You see, last year on October 15th, 2015, my uncle passed away after a 3 and a half year battle with cancer. I'm not going to overload this review with personal details, nor am I looking for sympathy, that's not my intent - all that needs to be known is this odd coincidence and that's that. But at the time, obviously, it was one of the hardest obstacles that I have overcome in life so far. To see a figure that I admire in the UK music industry talk about his experience with this horrifying disease, as well as express his feelings of being lost after the passing of his wife from the exact same disease, makes me relate to him so much more as a person. And having seen this film on the same day that my uncle died - a person who I was also and still am close to in memories - makes it an extra bit special for me.
And it is a film that put a genuine smile on my face right until the very end. For one, Johnson's dark and dry sense of humour, commanding energy as he frolics around on stage and his iconic glaring eyes is strangely infectious. Yes, Wilko Johnson is the last person you would want to bump into in a dark and dreary alley in terms of appearance. But with that said - he's a lovely bloke! He is one hell of a charismatic human being, and to see him bow out as the film goes on with a grin on his face and his trademark Telecaster in hand, on what was supposed to be his last ever tour is awe-inspiring. This is a film that belongs to Johnson, and he carries it from beginning to end with no sweat, no tears, no arguments and no mucking about.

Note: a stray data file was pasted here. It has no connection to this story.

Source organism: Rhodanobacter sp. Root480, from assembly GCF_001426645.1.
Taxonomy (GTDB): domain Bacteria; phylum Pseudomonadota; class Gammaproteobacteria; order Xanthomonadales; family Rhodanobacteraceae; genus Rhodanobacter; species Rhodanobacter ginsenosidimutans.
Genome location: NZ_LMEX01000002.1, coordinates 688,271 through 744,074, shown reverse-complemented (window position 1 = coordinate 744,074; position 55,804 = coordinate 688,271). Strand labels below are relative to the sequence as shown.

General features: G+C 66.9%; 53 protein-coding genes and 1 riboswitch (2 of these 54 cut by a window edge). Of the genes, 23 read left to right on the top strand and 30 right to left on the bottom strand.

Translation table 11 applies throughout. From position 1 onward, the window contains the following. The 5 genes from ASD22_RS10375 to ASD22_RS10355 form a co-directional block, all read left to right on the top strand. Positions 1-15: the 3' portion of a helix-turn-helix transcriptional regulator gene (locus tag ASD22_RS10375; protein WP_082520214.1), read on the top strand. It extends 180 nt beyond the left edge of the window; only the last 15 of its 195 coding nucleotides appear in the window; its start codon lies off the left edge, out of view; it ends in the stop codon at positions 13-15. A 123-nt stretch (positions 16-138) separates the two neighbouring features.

Temple simply points the camera at Johnson and lets him take centre stage. But that doesn't mean to say that Temple doesn't chip in with what Johnson is expressing through large subjects of life and existence. Visually, to support what Johnson is saying, Temple snips in clips from famous films and peppers them in throughout. Films by big name directors such as David Lean, F. W. Murnau, Ingmar Bergman, Jean Cocteau and Andrei Tarkovsky get the Temple treatment. Of course, this visual flare can be annoying as hell for some, and it is a style to get used to. But after a while, it sinks in and makes itself feel very comfortable alongside Johnson's direct opinions on his life coming to a close.